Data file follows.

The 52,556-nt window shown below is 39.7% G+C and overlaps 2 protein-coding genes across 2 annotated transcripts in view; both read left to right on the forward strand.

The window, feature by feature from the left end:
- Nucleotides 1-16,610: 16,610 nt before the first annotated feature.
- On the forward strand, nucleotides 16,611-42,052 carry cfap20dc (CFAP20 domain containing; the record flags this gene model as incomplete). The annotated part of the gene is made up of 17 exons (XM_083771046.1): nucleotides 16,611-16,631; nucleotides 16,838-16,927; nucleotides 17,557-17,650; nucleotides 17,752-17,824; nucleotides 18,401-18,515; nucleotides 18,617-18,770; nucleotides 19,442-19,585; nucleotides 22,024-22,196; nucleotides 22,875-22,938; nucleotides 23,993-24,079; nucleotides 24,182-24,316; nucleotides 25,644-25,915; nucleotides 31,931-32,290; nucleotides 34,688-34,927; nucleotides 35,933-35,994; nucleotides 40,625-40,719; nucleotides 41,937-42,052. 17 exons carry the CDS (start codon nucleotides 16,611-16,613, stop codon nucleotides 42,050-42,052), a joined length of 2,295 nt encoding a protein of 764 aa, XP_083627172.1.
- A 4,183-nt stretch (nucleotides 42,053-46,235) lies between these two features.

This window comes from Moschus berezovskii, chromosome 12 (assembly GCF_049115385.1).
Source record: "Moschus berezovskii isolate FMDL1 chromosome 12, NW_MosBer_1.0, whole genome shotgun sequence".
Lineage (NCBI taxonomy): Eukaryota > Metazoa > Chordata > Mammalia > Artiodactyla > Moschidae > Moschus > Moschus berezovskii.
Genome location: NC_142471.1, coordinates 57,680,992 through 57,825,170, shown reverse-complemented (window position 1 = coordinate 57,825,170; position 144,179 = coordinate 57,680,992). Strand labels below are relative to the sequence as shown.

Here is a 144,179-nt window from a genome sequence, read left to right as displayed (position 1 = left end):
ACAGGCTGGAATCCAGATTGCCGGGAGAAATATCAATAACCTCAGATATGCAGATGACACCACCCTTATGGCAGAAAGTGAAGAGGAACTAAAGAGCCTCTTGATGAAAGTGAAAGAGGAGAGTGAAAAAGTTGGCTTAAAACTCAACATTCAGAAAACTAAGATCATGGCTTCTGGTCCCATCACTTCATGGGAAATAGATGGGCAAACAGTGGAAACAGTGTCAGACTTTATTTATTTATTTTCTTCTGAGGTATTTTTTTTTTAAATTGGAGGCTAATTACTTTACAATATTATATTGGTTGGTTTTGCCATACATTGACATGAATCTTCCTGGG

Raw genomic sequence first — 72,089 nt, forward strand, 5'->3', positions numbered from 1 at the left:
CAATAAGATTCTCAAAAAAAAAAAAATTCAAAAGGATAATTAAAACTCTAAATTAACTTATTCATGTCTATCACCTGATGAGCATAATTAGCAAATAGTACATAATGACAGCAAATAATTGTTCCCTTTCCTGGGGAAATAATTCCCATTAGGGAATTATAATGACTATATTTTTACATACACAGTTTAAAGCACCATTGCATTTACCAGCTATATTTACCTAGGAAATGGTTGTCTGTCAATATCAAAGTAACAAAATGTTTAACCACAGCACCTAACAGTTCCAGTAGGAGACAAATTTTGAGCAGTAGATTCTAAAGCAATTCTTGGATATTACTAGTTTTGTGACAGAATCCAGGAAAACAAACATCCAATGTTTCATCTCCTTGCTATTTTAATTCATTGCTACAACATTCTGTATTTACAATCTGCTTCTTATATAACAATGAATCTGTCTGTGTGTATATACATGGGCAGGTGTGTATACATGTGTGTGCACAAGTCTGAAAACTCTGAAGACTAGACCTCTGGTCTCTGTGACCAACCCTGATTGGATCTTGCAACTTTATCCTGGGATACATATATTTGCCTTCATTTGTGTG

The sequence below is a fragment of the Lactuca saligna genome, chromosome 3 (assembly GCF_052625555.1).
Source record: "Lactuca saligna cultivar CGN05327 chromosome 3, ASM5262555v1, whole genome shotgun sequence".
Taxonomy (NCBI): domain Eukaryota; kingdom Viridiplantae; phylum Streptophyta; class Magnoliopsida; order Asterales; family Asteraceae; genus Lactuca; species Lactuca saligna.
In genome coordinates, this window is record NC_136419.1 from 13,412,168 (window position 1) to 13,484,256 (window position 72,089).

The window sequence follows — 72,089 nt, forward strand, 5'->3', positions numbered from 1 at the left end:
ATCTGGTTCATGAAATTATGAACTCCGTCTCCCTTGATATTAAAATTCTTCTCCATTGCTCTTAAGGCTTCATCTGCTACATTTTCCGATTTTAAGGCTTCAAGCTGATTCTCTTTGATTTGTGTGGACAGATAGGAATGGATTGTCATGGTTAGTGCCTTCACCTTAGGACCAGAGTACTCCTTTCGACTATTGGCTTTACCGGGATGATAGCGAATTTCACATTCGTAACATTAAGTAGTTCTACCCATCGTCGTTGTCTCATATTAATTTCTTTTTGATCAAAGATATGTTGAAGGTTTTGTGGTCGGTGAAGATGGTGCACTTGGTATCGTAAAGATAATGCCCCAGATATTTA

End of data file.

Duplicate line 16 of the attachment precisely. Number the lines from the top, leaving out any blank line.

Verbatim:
Taxonomy (NCBI): domain Eukaryota; kingdom Viridiplantae; phylum Streptophyta; class Magnoliopsida; order Asterales; family Asteraceae; genus Lactuca; species Lactuca saligna.